- "A welfare state is (also) a place where its citizens
receive fair wages," get free or low-cost healthcare, other social
benefits, and have caring officials who provide them.
- "This is a long-range struggle, and it doesn't matter
if Bibi falls in a week, a month or a year," he said. "Bibi will
fall. So will (Yuval) Steinitz (Israel's finance minister), and so will
(Avigdor) Lieberman," Israel's fascist foreign minister/deputy prime
- Activist Dror Israel put it another way, saying:
- "We are not against a specific person. We're against
a policy. We are for a welfare state" that serves all Israelis, not
just its privileged few like in America, Britain, and other most other
- Arab citizens called for mutual cooperation. In fact,
crowds cheered Hamoudi Hujeirat saying, "We are one people."
- Raja Za'atara, from the disadvantaged Arab Wadi Nisnas
neighborhood, said, "In the Wadi, not many people eat cottage cheese,"
referring to one of the protest symbols because of its high price. "But
a hungry child is a hungry child," he said, "and it doesn't matter
if he is Arab or Jewish. This struggle gives hope to everyone."
- In fact, social injustice affects all Israeli workers.
However, Arabs (one-fifth of the population) are especially impacted, treated
more like fifth column threats than citizens.
- At the same time, hope never dies when enough people
believe. Addressing Haifa thousands in Arabic, writer Sami Michael said:
- "At age 85, it's hard to be optimistic, but the
younger generation today makes me feel optimistic. Today the public is
showing for the first time a connection between classes, between cities
and villages, between Arabs and Jews, and I don't remember anything like
this in Haifa," or elsewhere across Israel.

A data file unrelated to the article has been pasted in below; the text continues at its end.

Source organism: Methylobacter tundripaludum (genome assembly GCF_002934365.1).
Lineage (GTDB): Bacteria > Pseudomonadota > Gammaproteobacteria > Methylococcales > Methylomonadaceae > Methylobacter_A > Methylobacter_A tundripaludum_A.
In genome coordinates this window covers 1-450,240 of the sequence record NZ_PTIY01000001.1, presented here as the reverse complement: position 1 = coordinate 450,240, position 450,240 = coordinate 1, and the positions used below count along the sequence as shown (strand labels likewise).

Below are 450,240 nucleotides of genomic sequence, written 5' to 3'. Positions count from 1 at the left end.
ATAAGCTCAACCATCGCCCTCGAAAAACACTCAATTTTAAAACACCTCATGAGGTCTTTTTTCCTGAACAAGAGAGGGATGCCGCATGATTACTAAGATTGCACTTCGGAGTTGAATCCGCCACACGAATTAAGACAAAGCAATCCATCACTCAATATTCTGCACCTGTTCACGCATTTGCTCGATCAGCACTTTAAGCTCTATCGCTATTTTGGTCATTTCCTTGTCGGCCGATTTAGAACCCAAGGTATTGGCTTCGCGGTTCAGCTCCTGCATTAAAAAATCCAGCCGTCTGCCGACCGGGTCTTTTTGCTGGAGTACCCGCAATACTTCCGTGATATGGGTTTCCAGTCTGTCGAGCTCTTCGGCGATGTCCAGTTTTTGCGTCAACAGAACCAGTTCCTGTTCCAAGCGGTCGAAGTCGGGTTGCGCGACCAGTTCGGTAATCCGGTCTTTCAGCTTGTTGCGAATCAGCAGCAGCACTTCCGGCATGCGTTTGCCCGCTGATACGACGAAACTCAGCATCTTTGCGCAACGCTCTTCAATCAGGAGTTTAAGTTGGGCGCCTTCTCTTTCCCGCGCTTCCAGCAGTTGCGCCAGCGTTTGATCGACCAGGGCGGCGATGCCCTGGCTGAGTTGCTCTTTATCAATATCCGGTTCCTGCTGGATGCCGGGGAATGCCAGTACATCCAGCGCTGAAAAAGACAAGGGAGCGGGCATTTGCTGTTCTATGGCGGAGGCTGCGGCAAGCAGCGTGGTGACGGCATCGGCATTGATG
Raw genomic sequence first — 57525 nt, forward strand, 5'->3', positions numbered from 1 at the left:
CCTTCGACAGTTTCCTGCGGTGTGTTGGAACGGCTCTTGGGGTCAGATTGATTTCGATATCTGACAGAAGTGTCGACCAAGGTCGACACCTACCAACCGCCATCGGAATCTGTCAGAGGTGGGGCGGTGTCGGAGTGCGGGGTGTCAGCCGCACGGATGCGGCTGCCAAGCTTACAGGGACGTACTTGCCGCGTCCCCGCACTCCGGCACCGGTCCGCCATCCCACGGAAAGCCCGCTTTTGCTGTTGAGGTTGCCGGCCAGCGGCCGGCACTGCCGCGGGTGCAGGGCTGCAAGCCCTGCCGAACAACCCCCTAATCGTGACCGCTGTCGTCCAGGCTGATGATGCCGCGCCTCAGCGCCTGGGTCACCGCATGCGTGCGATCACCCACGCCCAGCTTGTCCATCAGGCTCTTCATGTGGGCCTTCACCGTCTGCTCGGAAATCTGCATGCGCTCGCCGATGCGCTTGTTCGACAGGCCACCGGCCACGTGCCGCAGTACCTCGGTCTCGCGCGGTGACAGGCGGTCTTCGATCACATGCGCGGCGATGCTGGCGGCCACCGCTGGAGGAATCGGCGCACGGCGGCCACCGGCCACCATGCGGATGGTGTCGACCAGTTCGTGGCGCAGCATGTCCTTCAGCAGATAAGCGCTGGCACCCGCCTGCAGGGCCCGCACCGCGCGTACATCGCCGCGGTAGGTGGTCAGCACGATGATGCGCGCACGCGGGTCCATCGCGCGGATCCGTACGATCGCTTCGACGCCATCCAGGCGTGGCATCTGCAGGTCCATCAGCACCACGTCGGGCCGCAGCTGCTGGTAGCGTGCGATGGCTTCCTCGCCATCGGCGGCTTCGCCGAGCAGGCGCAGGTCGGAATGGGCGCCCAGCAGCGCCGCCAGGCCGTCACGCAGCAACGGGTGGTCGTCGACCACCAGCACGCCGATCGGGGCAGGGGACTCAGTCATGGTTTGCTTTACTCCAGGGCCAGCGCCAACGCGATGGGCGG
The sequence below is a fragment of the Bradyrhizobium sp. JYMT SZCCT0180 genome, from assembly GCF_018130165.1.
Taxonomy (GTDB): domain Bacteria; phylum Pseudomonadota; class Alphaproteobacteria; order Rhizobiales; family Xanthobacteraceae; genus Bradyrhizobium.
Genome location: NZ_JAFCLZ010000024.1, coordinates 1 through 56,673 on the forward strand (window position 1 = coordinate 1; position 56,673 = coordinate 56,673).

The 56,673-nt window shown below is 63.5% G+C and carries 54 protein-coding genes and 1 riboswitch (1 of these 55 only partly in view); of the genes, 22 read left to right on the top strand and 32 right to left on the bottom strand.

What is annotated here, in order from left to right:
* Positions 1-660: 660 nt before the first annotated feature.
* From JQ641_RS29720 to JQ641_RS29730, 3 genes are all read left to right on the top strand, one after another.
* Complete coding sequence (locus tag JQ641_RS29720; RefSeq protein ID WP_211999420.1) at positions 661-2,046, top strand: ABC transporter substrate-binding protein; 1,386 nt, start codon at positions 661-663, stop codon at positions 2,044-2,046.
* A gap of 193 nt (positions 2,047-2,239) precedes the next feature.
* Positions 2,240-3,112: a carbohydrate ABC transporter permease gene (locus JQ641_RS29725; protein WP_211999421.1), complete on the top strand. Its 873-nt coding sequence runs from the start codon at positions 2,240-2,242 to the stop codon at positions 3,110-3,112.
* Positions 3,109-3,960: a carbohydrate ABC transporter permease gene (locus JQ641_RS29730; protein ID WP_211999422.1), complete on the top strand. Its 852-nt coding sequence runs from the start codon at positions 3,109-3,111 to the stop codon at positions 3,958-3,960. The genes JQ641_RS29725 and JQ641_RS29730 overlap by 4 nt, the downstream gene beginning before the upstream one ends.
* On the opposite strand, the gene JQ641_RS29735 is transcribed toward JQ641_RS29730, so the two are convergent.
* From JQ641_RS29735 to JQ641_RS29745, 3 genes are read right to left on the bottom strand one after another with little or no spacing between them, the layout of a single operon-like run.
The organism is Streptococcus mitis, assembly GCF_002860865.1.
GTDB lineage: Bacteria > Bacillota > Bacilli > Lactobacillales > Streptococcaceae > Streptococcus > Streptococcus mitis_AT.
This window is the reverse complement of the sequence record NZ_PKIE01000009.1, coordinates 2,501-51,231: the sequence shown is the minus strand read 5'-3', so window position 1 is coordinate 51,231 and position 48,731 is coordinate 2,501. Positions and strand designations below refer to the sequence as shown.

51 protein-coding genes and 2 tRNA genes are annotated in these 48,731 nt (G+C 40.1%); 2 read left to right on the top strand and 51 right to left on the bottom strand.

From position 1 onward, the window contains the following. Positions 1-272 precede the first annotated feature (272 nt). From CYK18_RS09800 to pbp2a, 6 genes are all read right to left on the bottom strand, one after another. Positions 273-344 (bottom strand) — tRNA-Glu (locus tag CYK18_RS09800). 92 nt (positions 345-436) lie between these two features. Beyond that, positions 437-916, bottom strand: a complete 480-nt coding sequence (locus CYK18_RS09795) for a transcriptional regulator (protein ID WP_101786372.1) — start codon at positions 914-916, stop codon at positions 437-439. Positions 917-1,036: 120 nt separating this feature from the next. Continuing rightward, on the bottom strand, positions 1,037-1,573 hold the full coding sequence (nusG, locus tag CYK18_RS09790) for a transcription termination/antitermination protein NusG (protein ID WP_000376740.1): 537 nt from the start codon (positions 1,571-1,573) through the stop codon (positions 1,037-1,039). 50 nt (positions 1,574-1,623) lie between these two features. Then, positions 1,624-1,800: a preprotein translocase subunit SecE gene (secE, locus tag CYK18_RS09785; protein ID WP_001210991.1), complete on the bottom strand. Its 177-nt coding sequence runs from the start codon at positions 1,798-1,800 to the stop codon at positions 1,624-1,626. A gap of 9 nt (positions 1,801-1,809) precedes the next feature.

- "The impact of the Middle East" arrived, he
added. Echoes for change now reverberating across Israel. It remains to
be seen whether government repression will confront them, and if so, how
- So far, they've been steadfastly protesting, many camping
out in tent cities, giving up the comforts of home, that even if humble
are preferable to living on streets, even in solidarity for reinforcement.
- It's too soon to know, but hopefully that energy won't
wane. It's crucial to have any chance for success.
- A Final Comment
- In a new policy paper, Jacopo Ponticelli and Hans-Joachim
Voth discuss "Austerity and Anarchy: Budget Cuts and Social Unrest
in Europe, 1919 - 2009," showing they go hand in hand, saying:
- Evidence "show(s) a clear positive correlation between
fiscal retrenchment and instability. We test if the relationship simply
reflects economic downturns, and conclude that this is not a key factor."
- "While autocracies and democracies show a broadly
similar response to budget cuts," less unrest results when executive
power is constrained. Quite the opposite, however, when leaders and parliaments
are in sync, as in America, the Middle East, Europe and Israel.
- Other analysts also say austerity yields trouble, showing
up in protests, riots, strikes, violence and revolutions if public rage
exceeds the tipping point, making it uncontainable.
- Nobel laureate economist Joseph Stiglitz envisions IMF
riots, saying "the whole cauldron blows up" after IMF financial
terrorism "squeezes the last pound of blood out of" troubled
- Economist Kenneth Rogoff says high US unemployment and
out-of-control debt sooner or later trigger serious "social unrest
from the income disparities" they create, adding the Obama administration
has "no clue."
- Neither does Netanyahu, European leaders and numerous
others, heading their nations for serious unrest - or worse.
- Gerald Celente's been warning about it for years, saying:
- "When people lose everything and have nothing else
to lose, they lose it."
- Indeed, and it may be coming to a nearby neighborhood
or right in their own backyard. Bet on it.
- Stephen Lendman lives in Chicago and can be reached at
- Also visit his blog site at sjlendman.blogspot.com and